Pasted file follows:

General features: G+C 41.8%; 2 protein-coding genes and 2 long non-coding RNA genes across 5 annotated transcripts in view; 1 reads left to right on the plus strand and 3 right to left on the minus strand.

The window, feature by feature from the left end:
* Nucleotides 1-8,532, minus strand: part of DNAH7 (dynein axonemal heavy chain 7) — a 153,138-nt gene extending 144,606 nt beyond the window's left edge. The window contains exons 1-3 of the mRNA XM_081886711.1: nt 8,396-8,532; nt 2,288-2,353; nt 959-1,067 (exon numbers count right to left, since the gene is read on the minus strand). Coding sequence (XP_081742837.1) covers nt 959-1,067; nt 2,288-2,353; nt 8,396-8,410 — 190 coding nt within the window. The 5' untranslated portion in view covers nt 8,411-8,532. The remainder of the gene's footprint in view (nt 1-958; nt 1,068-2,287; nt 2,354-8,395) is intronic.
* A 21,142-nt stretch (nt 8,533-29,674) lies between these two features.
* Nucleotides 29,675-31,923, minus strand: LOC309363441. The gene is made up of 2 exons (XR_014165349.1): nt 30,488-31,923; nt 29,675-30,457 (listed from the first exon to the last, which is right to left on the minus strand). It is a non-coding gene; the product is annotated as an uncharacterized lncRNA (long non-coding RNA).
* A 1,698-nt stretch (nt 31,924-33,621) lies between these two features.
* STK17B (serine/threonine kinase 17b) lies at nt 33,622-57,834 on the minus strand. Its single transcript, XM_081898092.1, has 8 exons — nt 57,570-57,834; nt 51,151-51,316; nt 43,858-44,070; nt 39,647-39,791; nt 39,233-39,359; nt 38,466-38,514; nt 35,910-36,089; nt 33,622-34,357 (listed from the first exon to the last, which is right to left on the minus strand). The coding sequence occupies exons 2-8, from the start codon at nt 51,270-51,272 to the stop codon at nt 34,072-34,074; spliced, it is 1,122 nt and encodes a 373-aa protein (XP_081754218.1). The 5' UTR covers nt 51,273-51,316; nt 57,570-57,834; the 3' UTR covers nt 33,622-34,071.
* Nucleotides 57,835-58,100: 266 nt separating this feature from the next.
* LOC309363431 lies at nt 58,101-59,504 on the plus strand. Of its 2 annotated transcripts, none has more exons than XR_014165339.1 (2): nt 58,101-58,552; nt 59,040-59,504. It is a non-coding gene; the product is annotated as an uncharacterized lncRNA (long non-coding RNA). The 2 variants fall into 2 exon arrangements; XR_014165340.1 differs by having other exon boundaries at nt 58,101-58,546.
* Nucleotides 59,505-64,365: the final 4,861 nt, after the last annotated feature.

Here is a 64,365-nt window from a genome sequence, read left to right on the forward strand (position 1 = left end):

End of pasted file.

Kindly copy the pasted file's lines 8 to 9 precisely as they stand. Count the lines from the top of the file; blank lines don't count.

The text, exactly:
* Nucleotides 57,835-58,100: 266 nt separating this feature from the next.
* LOC309363431 lies at nt 58,101-59,504 on the plus strand. Of its 2 annotated transcripts, none has more exons than XR_014165339.1 (2): nt 58,101-58,552; nt 59,040-59,504. It is a non-coding gene; the product is annotated as an uncharacterized lncRNA (long non-coding RNA). The 2 variants fall into 2 exon arrangements; XR_014165340.1 differs by having other exon boundaries at nt 58,101-58,546.